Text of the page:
Posted: Wednesday 30th December 2009

Securing the future of this plentiful, life-giving, yet devastating resource.

All life on earth began in water. Water remains fundamental to life: its security is crucial to the future of the planet and all life that exists on it. Yet, water can also be a hazard and too much of it can cause as much damage as not enough.

water@leeds, which was officially launched at a dedicated event on the 11th November 2009, is a new £2 million centre at the University of Leeds created to transform research into water related issues. The centre pools the talents of over 100 water experts across the University from very different fields – environment, engineering, law, geography, biology and the arts – into the largest grouping of its kind in Britain. Their expertise ranges from sedimentation in rivers, seas and lakes to extreme rainfall and urban drainage; peat bogs to glacial outburst flooding; water consumer issues to the restoration of historic water gardens – and much more!

The centre’s research will focus on the impacts of climate change on effective management of water in the environment and will examine new and sustainable ways to capture, store, treat, use, recycle and remove water. Amongst others we will aim to will tackle four pressing questions:

· How can we provide a sustainable supply of water to the world’s growing population, which is plentiful enough for irrigation, hydro-electricity and industrial production, yet safe enough to drink without risking water-related diseases such as malaria and diarrhoea?

· How can we predict and mitigate against the likely increase in flood risk and drought occurrence?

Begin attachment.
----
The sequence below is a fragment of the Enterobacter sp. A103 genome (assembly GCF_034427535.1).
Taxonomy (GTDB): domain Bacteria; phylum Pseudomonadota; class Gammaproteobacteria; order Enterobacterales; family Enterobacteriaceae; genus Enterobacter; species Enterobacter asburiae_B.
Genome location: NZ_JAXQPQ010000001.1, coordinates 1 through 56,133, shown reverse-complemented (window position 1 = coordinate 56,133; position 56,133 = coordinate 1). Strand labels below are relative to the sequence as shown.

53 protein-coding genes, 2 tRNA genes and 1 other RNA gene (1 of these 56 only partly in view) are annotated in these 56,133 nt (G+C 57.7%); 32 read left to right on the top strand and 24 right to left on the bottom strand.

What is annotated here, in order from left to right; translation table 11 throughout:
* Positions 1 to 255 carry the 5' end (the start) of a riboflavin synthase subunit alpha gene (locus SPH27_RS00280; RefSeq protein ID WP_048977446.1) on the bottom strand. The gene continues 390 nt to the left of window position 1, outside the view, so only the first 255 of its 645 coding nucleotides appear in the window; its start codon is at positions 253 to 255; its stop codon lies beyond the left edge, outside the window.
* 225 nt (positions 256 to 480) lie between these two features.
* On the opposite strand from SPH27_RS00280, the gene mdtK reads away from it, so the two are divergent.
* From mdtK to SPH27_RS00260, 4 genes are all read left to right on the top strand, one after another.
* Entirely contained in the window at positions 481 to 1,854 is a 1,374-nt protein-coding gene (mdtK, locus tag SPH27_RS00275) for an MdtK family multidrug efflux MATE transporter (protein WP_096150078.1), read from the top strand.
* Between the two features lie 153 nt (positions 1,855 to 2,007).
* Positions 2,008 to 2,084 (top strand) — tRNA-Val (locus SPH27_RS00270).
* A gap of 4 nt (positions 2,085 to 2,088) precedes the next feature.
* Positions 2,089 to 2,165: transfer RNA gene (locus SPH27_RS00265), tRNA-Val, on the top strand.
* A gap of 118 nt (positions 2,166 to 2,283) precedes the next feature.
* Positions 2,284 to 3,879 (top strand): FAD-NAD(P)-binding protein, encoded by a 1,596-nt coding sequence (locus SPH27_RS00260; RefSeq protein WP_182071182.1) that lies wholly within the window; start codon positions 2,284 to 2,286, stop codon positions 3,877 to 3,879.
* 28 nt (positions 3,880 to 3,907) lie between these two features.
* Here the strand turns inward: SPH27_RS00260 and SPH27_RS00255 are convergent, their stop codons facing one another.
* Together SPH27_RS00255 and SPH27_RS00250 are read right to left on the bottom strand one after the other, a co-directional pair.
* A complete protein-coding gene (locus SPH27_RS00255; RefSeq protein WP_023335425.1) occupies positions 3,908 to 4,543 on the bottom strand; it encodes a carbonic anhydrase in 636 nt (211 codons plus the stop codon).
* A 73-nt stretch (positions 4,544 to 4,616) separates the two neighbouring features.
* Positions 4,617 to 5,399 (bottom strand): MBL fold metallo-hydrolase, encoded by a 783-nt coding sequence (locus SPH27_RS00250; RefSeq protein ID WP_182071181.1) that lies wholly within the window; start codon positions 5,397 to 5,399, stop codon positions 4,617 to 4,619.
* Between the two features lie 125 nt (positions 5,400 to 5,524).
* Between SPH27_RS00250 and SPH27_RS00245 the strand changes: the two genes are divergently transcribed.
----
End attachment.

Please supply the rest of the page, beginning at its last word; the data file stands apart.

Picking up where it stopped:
· How will climate change affect processes such as rainfall, river flows and sedimentation and the gradual disappearance of glaciers upon which so many rely for their daily supply of water?

· What are the microbial mechanisms at work within soils, tropical forests and peatlands which affect carbon storage and greenhouse gas concentrations?

Projects under way include investigating the importance of peat bogs as stores of carbon; using novel bacteria and fungi to treat contaminated water; exploring new and carbon efficient desalination technologies, and understanding how trade patterns influence water consumption globally. water@leeds directs a number of projects which have both national and international impact and include the EMBER project, water footprint concept and the Rio Paraná study.

On the UK stage, EMBER (Effects of Moorland Burning on the Ecohydrology of River systems) is a 3-year project to determine the environmental cost/benefits of rotational heather and grass burning in the UK uplands; particularly the influence on catchment hydrology and ecology. Despite rising concern about the environmental implications of moorland burning, detailed evaluations of the costs, benefits and sustainability of this practice are hampered by a lack of basic scientific data.

The need to quantify our use of water has led to members of the water@leeds team developing use of a ‘water footprint’ concept. Defined as the total volume of water needed for products and services (direct and indirect water consumption), the water footprint provides an indication of the water resources needed to support human populations. Footprints will vary spatially according to different environmental, economic, social and cultural contexts and models of this variation can be used to examine trends and consumption patterns. water@leeds researchers have also been involved in work assessing consumer water debt in the UK.

Internationally, water@leeds is heavily involved in a multidisciplinary study of the world’s 6th largest river system - the Rio Paraná. Big rivers such as the Rio Paraná have been surprisingly understudied, despite their global importance. This project, which is a collaboration between nine different universities from the UK, Argentina and the US, is examining at the morphology, flow, sedimentary deposits and evolution of the Rio Paraná in order to inform the global debate on the nature and future management of the worlds’ largest rivers.

These are just a glimpse into the range of work that water@leeds is involved in. The centre also offers training and education courses, innovation and product development assistance, consultancy services and a range of events open to everyone working within the varied world of water.

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